Do I choose the wave?

Posted by Ken Campbell April 17, 2010 0 Comment 1111 views

Do I choose the wave, or does the wave choose me? What is it that draws me to one wave and not the others? Why is it that sometimes, even when I’ve committed to a wave and paddle furiously to catch its power, it can slip on below me without allowing me a ride? Why do others rear up and crash on top of me?

Is this really even about surfing?

You can learn a lot from a wave.

To catch a wave, my position, where I am in relation to the wave, is the most important factor. Too far outside and I can’t get to the break in time; too far in and the wave breaks without me and washes my face with the foam. A wave is an opportunity, a chance to participate in something much larger than myself… sometimes we are simply not in the right place to take advantage of an opportunity when it arises.

Often, surfers are focused on size. Head-high, overhead, double overhead. While bigger waves may carry with them the excitement that comes with any danger (real or perceived), there are other factors that make them interesting and exhilarating. Their shape, the length of the ride, the speed of the break – can I cut back and change direction without losing the ride? Can I work the wave, or is it so big that my experience is driven by my survival instinct rather than my inner fun hog? Bigger is not always better, not by a long shot.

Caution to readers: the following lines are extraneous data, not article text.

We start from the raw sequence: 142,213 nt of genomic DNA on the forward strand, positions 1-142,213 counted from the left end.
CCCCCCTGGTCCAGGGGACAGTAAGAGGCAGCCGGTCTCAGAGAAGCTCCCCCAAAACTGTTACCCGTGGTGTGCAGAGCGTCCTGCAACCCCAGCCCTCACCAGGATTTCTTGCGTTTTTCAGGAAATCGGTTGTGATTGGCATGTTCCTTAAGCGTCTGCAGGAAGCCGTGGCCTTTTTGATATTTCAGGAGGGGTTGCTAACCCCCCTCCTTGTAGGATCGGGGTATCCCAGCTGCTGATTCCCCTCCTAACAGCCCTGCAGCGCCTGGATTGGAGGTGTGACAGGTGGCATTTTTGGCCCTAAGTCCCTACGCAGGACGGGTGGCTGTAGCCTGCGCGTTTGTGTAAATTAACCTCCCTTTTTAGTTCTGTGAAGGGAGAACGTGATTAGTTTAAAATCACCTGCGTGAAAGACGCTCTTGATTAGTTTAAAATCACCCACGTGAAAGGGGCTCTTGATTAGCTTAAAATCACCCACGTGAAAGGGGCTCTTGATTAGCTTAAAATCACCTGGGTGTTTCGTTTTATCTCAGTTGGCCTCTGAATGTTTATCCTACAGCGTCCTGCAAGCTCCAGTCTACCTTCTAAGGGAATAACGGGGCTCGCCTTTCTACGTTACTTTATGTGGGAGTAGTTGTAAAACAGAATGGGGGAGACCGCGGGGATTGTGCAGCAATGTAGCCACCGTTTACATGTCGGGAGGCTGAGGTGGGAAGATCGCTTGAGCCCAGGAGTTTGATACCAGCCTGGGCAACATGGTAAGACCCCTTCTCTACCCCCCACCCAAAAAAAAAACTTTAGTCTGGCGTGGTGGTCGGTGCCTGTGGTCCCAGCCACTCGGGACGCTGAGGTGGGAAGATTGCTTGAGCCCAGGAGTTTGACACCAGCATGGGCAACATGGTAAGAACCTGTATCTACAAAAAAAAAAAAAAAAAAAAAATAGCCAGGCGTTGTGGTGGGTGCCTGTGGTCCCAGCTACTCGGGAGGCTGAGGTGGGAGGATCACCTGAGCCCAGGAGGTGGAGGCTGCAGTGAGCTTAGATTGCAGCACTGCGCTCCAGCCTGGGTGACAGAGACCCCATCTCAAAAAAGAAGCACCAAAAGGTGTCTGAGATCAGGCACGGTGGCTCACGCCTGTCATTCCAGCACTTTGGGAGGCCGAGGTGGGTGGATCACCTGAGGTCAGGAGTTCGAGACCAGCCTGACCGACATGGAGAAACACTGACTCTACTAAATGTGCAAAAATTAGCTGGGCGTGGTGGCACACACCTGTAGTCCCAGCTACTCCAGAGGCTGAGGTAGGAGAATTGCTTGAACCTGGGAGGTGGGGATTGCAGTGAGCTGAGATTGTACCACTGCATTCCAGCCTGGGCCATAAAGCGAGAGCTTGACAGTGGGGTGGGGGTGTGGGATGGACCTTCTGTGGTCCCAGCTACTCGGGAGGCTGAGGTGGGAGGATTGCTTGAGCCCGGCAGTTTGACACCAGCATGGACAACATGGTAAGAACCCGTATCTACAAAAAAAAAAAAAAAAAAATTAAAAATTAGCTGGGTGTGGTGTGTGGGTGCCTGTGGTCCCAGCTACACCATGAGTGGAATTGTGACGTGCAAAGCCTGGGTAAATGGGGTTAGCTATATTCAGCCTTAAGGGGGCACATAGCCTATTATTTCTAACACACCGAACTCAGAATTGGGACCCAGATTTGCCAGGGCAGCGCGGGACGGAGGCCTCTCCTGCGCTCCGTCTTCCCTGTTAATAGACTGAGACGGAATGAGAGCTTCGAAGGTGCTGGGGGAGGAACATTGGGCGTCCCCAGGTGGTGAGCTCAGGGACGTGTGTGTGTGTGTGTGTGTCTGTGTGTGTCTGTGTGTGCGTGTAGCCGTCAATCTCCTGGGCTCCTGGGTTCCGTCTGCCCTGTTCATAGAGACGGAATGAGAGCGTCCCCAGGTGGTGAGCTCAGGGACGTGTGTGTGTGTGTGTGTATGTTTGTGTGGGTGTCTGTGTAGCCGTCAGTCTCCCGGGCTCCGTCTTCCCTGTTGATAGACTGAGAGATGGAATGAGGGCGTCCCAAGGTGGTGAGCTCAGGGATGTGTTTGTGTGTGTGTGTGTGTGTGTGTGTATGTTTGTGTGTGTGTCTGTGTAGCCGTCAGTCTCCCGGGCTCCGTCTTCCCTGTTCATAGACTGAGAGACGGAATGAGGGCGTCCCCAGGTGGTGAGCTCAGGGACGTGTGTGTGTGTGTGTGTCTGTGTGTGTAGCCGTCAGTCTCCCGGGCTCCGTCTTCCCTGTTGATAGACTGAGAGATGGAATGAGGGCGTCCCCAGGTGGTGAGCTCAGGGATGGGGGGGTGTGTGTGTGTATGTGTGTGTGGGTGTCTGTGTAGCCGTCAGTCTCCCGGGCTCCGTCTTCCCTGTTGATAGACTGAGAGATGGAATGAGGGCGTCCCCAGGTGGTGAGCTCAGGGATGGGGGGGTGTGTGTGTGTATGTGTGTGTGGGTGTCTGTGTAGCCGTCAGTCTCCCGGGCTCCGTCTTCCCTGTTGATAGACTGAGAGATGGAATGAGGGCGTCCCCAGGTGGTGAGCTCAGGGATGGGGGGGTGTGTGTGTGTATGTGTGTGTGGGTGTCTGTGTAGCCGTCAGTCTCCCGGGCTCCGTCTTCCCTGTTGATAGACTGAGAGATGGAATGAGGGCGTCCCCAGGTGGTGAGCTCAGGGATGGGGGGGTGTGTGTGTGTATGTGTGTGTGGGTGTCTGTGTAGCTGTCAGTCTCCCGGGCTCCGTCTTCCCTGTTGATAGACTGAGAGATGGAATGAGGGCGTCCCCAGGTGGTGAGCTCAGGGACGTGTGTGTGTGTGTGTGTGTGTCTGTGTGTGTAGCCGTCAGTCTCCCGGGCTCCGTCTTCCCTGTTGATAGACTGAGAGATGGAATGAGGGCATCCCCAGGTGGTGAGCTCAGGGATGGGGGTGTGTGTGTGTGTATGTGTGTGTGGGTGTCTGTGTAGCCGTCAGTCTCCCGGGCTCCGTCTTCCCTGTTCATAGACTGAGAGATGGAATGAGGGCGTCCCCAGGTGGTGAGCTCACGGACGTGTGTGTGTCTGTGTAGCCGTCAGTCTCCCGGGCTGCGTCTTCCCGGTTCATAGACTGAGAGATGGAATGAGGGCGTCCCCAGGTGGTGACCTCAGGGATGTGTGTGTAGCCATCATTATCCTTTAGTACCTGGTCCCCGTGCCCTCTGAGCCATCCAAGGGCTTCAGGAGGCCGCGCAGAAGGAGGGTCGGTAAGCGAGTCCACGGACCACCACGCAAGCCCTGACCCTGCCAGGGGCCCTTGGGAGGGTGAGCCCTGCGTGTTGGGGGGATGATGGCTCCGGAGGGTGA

Every wave will teach you something. Some of the lessons are beautiful, like when I finally figured out how to do a backside turn with the paddle bracing the opposite side and turning me back up onto the face of the wave. Before that, I would fly down the face, get way out in front, then flounder to stay on as the wave broke behind me. That was a fun lesson. Sometimes the lesson you need to learn is that rocks hurt and barnacles are sharp.

There is always the chance, no matter how many good rides I might get in a session, that the waves I didn’t catch would have been better. But then, that’s true with anything. Every day, surfing or not, is packed with decisions. For every choice, there is a path not chosen, a direction not taken, a wave not pursued. Not all decisions are correct, but life goes on regardless, and you’ll get the chance to make another choice soon enough.

There are waves breaking out there right now.

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